Electroretinograms
Electroretinograms (ERGs) were recorded the day after SD-OCT imaging. Before ERG recording, mice were dark adapted for 40 minutes. The mice were then anesthetized under dim red light with an intraperitoneal injection of ketamine (100 mg/kg) and xylazine (10 mg/kg). The cornea was anesthetized with administration of proparacaine, and then pupils were dialed with application of 1% tropicamide and 2.5% phenylephrine. Anesthetized mice were placed on a heated platform (37°C) inside of a Ganzfeld dome coated with highly reflective white paint. Flash ERGs were recorded from platinum electrodes placed on the cornea, and eyes were lubricated with 2.5% hypromellose ophthalmic lubricant (Goniovisc; Dynamic Diagnostics, Westland, MI, USA). Platinum references and ground electrodes were placed subcutaneously in the forehead and tail. The signal was amplified with a preamplifier (Model CP511; Grass Instruments, West Warwick, RI, USA). ERG traces were averaged and then analyzed using custom software to export a- and b-wave amplitudes. Mice were than light-adapted for 10 minutes before eliciting photopic cone-dependent responses to white light, UV (365 nm), or green (500 nm) stimuli. 
Immunohistochemistry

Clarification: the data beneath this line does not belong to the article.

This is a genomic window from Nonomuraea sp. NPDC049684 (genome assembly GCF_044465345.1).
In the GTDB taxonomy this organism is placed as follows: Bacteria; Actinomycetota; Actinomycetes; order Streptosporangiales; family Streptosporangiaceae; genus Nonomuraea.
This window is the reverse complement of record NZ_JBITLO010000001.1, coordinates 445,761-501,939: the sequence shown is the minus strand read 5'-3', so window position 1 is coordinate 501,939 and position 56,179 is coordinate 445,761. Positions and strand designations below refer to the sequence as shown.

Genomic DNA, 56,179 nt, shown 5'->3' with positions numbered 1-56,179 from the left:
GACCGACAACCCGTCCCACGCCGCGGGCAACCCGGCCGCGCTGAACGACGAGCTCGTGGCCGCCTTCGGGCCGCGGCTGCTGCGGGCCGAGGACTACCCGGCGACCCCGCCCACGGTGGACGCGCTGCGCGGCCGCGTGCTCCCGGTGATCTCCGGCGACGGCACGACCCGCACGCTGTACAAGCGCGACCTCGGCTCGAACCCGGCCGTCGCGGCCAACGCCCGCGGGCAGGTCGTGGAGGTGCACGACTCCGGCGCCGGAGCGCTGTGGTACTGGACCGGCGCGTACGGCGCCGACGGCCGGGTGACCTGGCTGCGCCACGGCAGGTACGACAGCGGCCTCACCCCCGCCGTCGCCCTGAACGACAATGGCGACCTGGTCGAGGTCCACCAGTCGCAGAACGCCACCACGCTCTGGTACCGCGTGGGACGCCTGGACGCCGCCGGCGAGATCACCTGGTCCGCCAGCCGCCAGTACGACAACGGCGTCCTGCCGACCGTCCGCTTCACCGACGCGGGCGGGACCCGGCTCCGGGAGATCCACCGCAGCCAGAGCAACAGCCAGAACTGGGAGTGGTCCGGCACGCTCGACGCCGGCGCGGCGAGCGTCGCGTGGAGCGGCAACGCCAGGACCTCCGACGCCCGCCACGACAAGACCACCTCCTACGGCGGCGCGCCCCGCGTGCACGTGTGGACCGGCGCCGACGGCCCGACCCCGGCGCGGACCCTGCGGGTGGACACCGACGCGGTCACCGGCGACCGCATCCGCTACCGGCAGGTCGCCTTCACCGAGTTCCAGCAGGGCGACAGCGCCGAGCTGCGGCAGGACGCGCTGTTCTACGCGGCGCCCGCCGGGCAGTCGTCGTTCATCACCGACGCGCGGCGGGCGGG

Mice were dark adapted for 40 minutes, and tissue collection was performed under dim red light. Mice were euthanized through intraperitoneal injections of xylazine/ketamine overdose. Fine-tipped permanent marker was used to mark the superior 12 o'clock position, eyes were enucleated and fixed in 4% paraformaldehyde (PFA) on ice for 5 minutes, then transferred to phosphate-buffered saline solution (PBS). Eyes were dissected under normal light conditions in PBS to remove the cornea and lens. For cross-sectional IHC, the eye-cups were fixed in 4% PFA for one hour, cryopreserved with sucrose, and frozen in OCT Compound (Tissue-Tek; Sakura Finetek, Torrance, CA, USA). Cups were cryosectioned horizontally at 12 µm thickness and stored at −20°C on glass slides. Tissue sections were rehydrated and permeabilized using primary incubation buffer (5% horse serum, 0.3% Triton X, 0.0025% sodium azide) for one hour and then incubated with the primary antibody overnight at 4°C. Sections were washed with PBS three times for five minutes and then incubated with the secondary antibody (1:800) in secondary incubation buffer (5% horse serum and 0.0025% sodium azide) for one hour at room temperature. Slides were washed with PBS three times, stained with DAPI (1:12,000) for 30 seconds, and then washed with PBS twice. For whole retinal flat mount IHC, the eye-cups were fixed in 4% PFA overnight at 4°C, sclera was removed, and the whole retinal cup was transferred to a 96-well plate. Whole retinas were incubated in primary antibodies for one week, washed with PBS four times for 30 minutes each, and incubated in secondary antibodies for two days. After four 30-minute washes, whole retinas were stained with DAPI overnight at 4°C and then washed two times for 10 minutes each. Whole retinas were cut into a cloverleaf pattern and mounted flat on a slide. The following primary antibodies were used: cGMP 1:500 (Prof. Harry Steinbush, Maastricht University, Maastricht, the Netherlands),4,81 visual arrestin 1:50 (E-3; Santa Cruz Biotechnology, Inc., Santa Cruz, CA, USA), cone arrestin 1:30,000 (AB15282, Millipore, Temecula, CA, USA), CD11b 1:500-1000 (Serotec/Bio-Rad, Hercules, CA, USA), GFAP 1:50,000 (G9269; Sigma, St. Louis, MO, USA), and IBA1 1:500 (Novus Biologics, Centennial, CO, USA). Cone arrestin dilution was adjusted to 1:1000 for whole retinal flat mounts.